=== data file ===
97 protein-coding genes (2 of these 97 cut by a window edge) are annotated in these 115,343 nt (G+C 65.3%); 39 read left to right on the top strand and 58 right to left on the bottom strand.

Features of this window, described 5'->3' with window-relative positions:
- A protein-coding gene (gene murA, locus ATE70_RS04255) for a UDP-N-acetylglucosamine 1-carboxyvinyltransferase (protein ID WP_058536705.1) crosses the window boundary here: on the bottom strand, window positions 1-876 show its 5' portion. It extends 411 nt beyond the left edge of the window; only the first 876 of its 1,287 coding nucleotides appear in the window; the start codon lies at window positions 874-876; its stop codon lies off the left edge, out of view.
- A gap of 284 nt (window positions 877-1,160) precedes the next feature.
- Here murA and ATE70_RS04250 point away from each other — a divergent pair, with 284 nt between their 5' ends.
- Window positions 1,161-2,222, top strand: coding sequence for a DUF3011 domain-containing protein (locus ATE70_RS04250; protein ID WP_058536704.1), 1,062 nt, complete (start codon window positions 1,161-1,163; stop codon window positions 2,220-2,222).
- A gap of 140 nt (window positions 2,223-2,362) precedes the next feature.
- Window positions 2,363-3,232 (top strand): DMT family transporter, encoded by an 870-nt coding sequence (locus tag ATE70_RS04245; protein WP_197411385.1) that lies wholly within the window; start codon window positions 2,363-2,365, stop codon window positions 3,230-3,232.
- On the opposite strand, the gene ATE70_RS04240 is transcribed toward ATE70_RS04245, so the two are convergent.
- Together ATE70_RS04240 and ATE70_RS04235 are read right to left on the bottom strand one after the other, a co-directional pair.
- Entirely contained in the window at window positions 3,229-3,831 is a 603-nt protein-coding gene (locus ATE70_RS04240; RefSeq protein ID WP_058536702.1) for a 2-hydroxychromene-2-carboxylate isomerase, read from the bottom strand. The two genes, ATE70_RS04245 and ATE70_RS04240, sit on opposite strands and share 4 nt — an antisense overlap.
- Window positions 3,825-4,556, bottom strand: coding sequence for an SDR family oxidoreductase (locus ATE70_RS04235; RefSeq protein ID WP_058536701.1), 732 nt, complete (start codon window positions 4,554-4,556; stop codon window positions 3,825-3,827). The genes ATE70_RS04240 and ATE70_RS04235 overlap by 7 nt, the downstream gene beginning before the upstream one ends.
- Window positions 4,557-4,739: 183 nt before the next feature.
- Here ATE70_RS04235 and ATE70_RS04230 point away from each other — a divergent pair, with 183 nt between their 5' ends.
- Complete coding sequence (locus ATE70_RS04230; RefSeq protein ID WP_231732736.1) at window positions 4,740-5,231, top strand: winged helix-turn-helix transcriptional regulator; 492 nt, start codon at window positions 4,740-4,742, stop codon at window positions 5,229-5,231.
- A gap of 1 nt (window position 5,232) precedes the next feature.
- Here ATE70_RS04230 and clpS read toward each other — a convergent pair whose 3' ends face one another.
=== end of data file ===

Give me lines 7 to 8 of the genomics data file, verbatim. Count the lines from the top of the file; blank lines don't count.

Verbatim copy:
- A gap of 140 nt (window positions 2,223-2,362) precedes the next feature.
- Window positions 2,363-3,232 (top strand): DMT family transporter, encoded by an 870-nt coding sequence (locus tag ATE70_RS04245; protein WP_197411385.1) that lies wholly within the window; start codon window positions 2,363-2,365, stop codon window positions 3,230-3,232.